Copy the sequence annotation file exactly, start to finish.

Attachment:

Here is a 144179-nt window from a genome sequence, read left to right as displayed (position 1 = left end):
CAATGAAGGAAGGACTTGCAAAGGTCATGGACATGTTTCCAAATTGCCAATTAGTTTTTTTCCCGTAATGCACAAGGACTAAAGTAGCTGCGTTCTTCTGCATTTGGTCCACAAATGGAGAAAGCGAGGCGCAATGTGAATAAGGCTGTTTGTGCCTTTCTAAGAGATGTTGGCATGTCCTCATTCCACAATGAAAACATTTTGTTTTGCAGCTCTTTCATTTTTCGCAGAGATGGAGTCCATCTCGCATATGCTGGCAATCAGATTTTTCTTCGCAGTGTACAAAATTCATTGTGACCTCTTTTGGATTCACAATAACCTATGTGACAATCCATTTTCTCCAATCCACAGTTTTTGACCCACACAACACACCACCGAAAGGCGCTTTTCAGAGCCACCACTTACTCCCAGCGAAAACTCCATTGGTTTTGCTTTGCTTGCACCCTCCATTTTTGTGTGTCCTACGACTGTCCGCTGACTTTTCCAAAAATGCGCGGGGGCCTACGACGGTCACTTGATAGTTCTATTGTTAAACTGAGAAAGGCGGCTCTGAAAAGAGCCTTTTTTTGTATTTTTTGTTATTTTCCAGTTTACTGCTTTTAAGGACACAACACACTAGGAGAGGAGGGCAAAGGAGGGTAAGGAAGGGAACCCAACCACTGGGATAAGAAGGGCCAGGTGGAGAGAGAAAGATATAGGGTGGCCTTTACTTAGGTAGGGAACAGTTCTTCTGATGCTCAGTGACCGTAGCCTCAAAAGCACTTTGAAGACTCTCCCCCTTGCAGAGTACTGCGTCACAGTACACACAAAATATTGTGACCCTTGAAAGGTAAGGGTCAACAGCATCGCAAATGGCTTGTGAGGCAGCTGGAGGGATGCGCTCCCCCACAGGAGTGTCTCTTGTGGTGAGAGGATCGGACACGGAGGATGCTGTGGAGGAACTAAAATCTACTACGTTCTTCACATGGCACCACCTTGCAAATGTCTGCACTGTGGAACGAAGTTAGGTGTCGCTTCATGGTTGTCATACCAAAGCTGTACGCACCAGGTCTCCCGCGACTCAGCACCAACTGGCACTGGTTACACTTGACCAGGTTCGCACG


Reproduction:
Here is a 144179-nt window from a genome sequence, read left to right as displayed (position 1 = left end):
CAATGAAGGAAGGACTTGCAAAGGTCATGGACATGTTTCCAAATTGCCAATTAGTTTTTTTCCCGTAATGCACAAGGACTAAAGTAGCTGCGTTCTTCTGCATTTGGTCCACAAATGGAGAAAGCGAGGCGCAATGTGAATAAGGCTGTTTGTGCCTTTCTAAGAGATGTTGGCATGTCCTCATTCCACAATGAAAACATTTTGTTTTGCAGCTCTTTCATTTTTCGCAGAGATGGAGTCCATCTCGCATATGCTGGCAATCAGATTTTTCTTCGCAGTGTACAAAATTCATTGTGACCTCTTTTGGATTCACAATAACCTATGTGACAATCCATTTTCTCCAATCCACAGTTTTTGACCCACACAACACACCACCGAAAGGCGCTTTTCAGAGCCACCACTTACTCCCAGCGAAAACTCCATTGGTTTTGCTTTGCTTGCACCCTCCATTTTTGTGTGTCCTACGACTGTCCGCTGACTTTTCCAAAAATGCGCGGGGGCCTACGACGGTCACTTGATAGTTCTATTGTTAAACTGAGAAAGGCGGCTCTGAAAAGAGCCTTTTTTTGTATTTTTTGTTATTTTCCAGTTTACTGCTTTTAAGGACACAACACACTAGGAGAGGAGGGCAAAGGAGGGTAAGGAAGGGAACCCAACCACTGGGATAAGAAGGGCCAGGTGGAGAGAGAAAGATATAGGGTGGCCTTTACTTAGGTAGGGAACAGTTCTTCTGATGCTCAGTGACCGTAGCCTCAAAAGCACTTTGAAGACTCTCCCCCTTGCAGAGTACTGCGTCACAGTACACACAAAATATTGTGACCCTTGAAAGGTAAGGGTCAACAGCATCGCAAATGGCTTGTGAGGCAGCTGGAGGGATGCGCTCCCCCACAGGAGTGTCTCTTGTGGTGAGAGGATCGGACACGGAGGATGCTGTGGAGGAACTAAAATCTACTACGTTCTTCACATGGCACCACCTTGCAAATGTCTGCACTGTGGAACGAAGTTAGGTGTCGCTTCATGGTTGTCATACCAAAGCTGTACGCACCAGGTCTCCCGCGACTCAGCACCAACTGGCACTGGTTACACTTGACCAGGTTCGCACG